“Apple and Tim Cook are again under fire for their relationship with the Chinese government,” Chance Miller reports for 9to5Mac. “Following criticism from Senators Ted Cruz and Patrick Leahy, Senator Marco Rubio of Florida today slammed Tim Cook for his appearance at the state-run World Internet Conference.”

“Rubio’s comments were made at a hearing entitled ‘The Long Arm of China: Exporting Authoritarianism with Chinese Characteristics,'” Miller reports. “Speaking during the hearing, Rubio cited Apple as a prime example of a United States company vying for ‘desperate access to the Chinese marketplace.'”

“Rubio quipped that Apple is ‘so desperate to have access to the Chinese marketplace’ that it is willing to forgo its values in the United States “because there’s a lot of money to be made” in China,” Miller reports. “He further pointed to Apple’s continued attempts to ‘lecture us about free speech and human rights and domestic problems.'”

Read more in the full article here.

MacDailyNews Take: As we wrote back in February regarding a Harris Poll that found that corporate reputations can become politically polarized:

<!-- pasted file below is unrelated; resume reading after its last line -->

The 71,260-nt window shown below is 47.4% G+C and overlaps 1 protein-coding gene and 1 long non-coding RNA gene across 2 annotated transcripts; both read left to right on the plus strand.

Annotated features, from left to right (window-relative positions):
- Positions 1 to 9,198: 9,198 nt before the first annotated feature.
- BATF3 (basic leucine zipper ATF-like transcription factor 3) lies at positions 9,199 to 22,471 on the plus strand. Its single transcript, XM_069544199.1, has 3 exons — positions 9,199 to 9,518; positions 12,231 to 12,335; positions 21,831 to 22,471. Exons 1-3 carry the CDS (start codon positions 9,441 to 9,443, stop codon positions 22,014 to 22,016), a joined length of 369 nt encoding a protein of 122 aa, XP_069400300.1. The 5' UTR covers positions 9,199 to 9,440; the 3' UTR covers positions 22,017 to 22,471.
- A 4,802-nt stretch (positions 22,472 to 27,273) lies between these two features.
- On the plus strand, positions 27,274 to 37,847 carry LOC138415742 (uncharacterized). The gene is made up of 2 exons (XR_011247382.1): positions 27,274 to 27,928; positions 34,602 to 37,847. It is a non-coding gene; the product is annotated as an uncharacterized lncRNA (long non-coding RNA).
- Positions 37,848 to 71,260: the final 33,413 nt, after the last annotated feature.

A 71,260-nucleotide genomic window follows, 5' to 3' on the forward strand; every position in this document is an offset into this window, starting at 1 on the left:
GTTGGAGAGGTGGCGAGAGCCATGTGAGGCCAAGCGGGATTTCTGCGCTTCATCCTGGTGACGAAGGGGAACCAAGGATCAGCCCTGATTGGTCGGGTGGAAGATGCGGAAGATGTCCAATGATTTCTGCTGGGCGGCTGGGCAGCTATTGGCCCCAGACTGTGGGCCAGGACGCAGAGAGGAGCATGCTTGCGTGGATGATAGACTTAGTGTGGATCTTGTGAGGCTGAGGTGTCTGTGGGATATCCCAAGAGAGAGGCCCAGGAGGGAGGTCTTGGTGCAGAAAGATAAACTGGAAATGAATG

Choosing a side on virtually any issue, whether it be corporate taxes, App Store approvals, gun emojis, or H1-B visas risks alienating +/-50% of your potential customer base.

Companies, especially those with excellent scores currently, should be wary of the risk. CEOs themselves should be cognizant that not every one of their employees shares their views on every single topic and that, by presuming to speak for the company instead of merely for themselves, they risk tainting their company’s brand with +/-50% of the company’s potential customer base.

Some people have said that I shouldn’t get involved politically because probably half our customers are Republicans… so I’m going to just stay away from all that political stuff.Apple CEO Steve Jobs, August 25, 2004

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